Print.IT - issue 47 - page 32

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Think how much easier it would
be for a physician to say ‘System:
update Mary Smith’s chart with
the following: Patient experiencing
abdominal pain, issue pharmacy
order for 200MG of SuperAntiGas,
signed Dr. FeelBetter’. Or, in
a conference room, instead of
struggling with a remote control,
just to say ‘System: turn on
projector, turn on TV and dim
Voice analytics firm VoiceLabs
has identified the various layers
needed to support a voice-first
approach in the consumer world.
But, to make the move from
simple, consumer-based use
cases to establishing a voice-first
environment in the enterprise world,
a few more things need to happen.
Security will be critical if
enterprise systems are to start
relying on voice commands –
should anyone be able to command
critical equipment or systems just
by speaking? The answer, clearly, is
no. Privacy, too, is a top concern.
And, while the physician example
above seems simple enough,
we need to think about this in
the context of regulations: are a
patient’s rights violated if verbal
commands expose their medical
information to third parties?
Secure access
We are already seeing voice
recognition technology used
for secure access, with banks,
for example, introducing voice
authentication to telephone banking
This may leave some customers
concerned about the security of
their account. But my feeling is
that voice-based authentication
will follow the adoption cycle we
saw in e-Commerce, where initial
concerns over credit card fraud
needed to be overcome before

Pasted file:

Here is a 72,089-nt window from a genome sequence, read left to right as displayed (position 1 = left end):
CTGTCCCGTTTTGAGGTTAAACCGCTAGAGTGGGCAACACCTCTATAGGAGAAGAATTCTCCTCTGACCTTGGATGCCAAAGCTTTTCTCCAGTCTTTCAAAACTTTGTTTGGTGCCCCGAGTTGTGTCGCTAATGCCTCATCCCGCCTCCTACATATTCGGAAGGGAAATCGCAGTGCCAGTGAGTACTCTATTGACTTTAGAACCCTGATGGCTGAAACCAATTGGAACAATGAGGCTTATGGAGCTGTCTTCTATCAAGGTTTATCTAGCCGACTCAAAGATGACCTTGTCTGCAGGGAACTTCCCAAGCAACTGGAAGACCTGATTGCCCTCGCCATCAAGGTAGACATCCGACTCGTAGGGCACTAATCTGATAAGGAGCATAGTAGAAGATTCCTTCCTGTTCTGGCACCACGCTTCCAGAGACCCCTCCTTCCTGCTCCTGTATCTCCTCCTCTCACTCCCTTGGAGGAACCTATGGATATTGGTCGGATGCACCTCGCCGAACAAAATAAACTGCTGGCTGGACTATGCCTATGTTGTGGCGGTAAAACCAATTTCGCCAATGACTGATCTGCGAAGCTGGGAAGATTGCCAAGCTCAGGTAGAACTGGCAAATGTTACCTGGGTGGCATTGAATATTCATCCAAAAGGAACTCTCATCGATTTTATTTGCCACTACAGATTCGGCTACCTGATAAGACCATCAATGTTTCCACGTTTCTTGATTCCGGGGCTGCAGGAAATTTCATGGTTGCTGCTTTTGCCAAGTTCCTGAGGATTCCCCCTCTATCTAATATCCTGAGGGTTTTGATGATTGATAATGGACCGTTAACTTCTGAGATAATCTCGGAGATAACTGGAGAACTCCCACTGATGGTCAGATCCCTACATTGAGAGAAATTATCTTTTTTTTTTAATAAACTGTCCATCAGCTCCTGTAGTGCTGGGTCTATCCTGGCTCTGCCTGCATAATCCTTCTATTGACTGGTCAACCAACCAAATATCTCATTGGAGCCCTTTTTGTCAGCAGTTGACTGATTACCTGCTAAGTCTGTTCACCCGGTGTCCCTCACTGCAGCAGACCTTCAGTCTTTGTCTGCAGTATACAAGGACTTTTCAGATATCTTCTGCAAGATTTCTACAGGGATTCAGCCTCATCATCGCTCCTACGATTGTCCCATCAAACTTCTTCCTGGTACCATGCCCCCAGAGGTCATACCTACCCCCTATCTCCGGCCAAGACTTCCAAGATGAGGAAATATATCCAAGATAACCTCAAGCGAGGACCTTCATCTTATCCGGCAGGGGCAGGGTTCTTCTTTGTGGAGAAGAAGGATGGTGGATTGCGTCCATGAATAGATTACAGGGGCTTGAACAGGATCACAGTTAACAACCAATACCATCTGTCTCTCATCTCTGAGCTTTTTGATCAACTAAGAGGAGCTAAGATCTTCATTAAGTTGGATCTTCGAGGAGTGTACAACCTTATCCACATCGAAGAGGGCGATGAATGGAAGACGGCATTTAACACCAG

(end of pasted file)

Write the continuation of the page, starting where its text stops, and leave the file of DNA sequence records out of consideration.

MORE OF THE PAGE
there was a meteoric rise in online
purchasing. And we will continue to
see innovation in voice recognition
systems and improvements that
will make voice system security
viable in an enterprise environment,
so that only authorised users with
the right privileges can perform
associated actions.
That said, whereas your
microwave might not be spying
on you, some devices will be
always-on, always listening and
potentially recording, and a few
well publicised cases of privacy
invasion, commercial espionage
or legal jeopardy could still stall
adoption. This suggests that a big
On/Off switch or function needs to
be included in voice-first products,
giving users the benefits and
not the downsides of constant
monitoring. Secure software access
will also need to be in place in
these products to prevent and
detect hacking efforts.
Effective voice recognition
The first use cases of voice
recognition have mainly been in
voice response systems, whether
in a call centre or in our cars
and smartphones. As many of us
know from firsthand experience,
these work marginally at best and
recognition and contextualisation
need to be refined through
technological developments before
we can realistically think about
enterprise-wide adoption.
Research programmes, such
as Carnegie-Mellon University’s
Sphinx project, continue to enhance
language recognition capabilities.
An Internet Trends report by Mary
Meeker indicated that in 2016,
Google’s voice recognition system
could recognise over five million
words with around 90% accuracy,
but that’s still not extensive or
accurate enough. Is 90% accuracy
good enough to interact with a
utility provider’s network or a life
support system in a hospital?
It’s not just about recognition of
words; it is also about what to do
with those words, which is where
cognitive engines and AI come into
Solutions from some of the
biggest players in the industry –
e.g. Microsoft, with its open source
cognitive recognition engine – can
be leveraged to understand the
context of words. ‘How do I get to
Green Park?’ may sound simple
enough, but it needs to be put
With the popularity of personal assistants, such as Siri, Cortana and Google
Assistant, and new startups leveraging AI and analytics to build personal
companions, consumers are moving towards a new voice-controlled
relationship with technology. It is all but a given that voice-activation systems
will eventually make it into the enterprise environment, where they have the
potential to simplify and automate activities. Craig Walker, Director of Cloud
Services at Alcatel-Lucent Enterprise, explains what needs to happen before
the technology is trusted with mission-critical applications
Coming full circle:
are we returning to a voice-first world?
Whereas your
might not
be spying on
you, some
devices will
be always-
on, always
listening and
Craig Walker
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